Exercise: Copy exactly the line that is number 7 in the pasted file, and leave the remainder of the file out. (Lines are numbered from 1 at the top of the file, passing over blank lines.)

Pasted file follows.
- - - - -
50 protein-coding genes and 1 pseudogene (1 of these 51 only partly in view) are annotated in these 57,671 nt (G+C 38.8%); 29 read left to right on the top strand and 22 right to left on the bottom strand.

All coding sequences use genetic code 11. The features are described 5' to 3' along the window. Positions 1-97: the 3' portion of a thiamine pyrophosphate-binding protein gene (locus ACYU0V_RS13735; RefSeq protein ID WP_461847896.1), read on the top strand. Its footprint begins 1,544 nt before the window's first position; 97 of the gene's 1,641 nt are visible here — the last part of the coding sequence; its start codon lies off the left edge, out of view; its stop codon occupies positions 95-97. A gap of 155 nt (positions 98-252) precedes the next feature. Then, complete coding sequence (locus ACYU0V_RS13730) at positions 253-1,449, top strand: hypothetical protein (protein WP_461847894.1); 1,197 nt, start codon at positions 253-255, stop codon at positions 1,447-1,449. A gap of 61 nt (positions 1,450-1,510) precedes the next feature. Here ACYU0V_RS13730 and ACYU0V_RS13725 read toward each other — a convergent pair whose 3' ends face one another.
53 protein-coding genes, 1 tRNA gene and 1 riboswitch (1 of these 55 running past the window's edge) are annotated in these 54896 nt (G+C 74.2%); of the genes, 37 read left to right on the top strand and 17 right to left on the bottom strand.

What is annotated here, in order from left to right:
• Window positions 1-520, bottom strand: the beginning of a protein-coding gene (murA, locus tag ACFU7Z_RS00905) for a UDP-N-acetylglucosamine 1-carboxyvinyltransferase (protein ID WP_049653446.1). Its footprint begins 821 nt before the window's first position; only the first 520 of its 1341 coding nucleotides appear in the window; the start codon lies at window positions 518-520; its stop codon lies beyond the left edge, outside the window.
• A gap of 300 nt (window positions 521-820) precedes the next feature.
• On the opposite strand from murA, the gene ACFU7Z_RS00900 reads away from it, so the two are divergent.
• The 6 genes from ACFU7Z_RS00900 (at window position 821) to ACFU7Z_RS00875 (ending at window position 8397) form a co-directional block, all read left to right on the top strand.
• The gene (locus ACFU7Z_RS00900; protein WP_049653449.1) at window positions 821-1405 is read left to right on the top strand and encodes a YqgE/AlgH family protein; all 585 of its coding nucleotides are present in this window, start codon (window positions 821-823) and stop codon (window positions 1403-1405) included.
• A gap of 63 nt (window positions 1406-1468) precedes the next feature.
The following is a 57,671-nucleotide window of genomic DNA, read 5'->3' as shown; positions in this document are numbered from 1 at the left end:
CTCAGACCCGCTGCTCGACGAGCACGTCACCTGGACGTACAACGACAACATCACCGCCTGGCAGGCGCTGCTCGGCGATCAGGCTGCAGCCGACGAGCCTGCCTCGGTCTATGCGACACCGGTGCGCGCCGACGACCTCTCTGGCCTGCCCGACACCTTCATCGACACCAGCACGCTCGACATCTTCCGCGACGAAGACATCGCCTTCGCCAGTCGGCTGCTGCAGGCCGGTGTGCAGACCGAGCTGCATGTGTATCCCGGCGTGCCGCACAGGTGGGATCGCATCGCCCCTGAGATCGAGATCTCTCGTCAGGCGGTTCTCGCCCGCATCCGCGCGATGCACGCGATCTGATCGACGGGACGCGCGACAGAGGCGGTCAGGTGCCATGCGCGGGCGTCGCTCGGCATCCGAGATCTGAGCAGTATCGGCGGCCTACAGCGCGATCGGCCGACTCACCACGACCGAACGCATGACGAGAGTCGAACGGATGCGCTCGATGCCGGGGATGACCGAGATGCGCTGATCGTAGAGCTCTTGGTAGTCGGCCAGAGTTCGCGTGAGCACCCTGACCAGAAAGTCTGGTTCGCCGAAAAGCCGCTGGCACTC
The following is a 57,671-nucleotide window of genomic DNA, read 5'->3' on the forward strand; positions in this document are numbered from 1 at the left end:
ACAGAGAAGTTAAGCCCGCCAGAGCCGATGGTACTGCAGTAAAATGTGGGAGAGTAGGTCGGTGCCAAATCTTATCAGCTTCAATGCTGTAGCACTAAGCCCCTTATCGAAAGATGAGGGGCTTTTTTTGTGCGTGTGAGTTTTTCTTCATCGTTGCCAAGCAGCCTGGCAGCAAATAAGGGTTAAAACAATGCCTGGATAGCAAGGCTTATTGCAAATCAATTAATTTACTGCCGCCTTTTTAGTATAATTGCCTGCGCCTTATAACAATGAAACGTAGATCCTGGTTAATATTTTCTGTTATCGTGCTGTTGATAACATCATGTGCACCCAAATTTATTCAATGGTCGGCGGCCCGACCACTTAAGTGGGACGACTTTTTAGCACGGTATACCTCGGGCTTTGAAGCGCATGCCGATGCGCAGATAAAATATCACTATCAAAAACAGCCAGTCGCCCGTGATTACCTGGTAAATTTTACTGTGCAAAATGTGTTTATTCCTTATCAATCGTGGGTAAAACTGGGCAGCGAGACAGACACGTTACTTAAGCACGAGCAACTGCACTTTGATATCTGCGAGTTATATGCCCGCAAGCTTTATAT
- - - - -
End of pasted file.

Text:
• On the opposite strand from murA, the gene ACFU7Z_RS00900 reads away from it, so the two are divergent.